Friday, April 25, 2014

#ByaheTayo with Rinell Banda at RAPA NUI Chile

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Click here and let us visit Rapa Nui (Easter Island)

Dear Travelers,

I went to the most remote inhabited islands in the world Easter Island - "Rapa Nui". A society of Polynesian origin that settled there A.D. 300 established a powerful, imaginative and original tradition of monumental sculpture and architecture, free from any external infulence.

Easter Island (Spanish: Isla de Pascua) is a Polynesian island in the southeastern Pacific Ocean, at the southeasternmost point of the Polynesian Triangle. Easter Island is famous for its 887 extant monumental statues, called moai, created by early Rapa Nui people. In 1995, UNESCO named Easter Island a World Heritage Site, with much of the island protected within Rapa Nui National Park.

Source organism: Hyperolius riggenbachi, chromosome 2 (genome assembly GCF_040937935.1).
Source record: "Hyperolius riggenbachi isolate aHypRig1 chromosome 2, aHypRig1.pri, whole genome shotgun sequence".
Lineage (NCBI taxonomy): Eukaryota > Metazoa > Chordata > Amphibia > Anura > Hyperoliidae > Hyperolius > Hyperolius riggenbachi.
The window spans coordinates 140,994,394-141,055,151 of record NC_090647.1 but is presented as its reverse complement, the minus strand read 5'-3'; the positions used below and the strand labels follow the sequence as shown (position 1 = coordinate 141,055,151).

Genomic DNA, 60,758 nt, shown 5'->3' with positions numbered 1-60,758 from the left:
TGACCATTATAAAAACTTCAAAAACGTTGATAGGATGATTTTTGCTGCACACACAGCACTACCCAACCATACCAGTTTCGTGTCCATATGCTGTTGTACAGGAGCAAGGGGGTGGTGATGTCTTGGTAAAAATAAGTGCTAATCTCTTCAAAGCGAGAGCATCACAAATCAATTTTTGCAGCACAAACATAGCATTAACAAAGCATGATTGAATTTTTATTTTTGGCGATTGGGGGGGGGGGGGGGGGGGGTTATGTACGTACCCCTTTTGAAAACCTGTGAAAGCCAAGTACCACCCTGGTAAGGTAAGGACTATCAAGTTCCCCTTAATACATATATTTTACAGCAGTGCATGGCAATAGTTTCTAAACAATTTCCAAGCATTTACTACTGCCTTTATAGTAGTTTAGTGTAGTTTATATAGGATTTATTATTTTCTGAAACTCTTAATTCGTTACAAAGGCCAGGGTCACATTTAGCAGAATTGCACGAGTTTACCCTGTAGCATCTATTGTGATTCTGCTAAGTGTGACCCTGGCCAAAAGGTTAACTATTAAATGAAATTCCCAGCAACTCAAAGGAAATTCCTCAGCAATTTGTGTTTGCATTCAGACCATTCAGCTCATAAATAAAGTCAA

The best known aspect of the Rapa Nui culture is the moai. The moai were believed to be the living faces of ancestors and had all been toppled by 1868. The moai rest on large stone platforms called ahu, the most famous of which are Ahu Tongariki, the largest ahu, and Ahu Vinapu, an ahu theorized to have been built by Incan Tupac Yupanqui. Some moai have hats of red volcanic stone known asPukao. Currently, the Rapa Nui and the Chilean government are focused on preserving and restoring the statues including denoting an area that includes many of the statues, Rapa Nui National Park, as a World Heritage site.

Anakena is a white coral sand beach in Rapa Nui National Park. Anakena has two ahus, Ahu-Ature has single moai and Ahu Nao-Nao has seven, two of which are deteriorated. It also has a palm grove and a car park. Anakena is unusual for Easter Island in that it is one of only two small sandy beaches in an otherwise rocky coastline.

Rinell Banda
Pinoy Globetrotter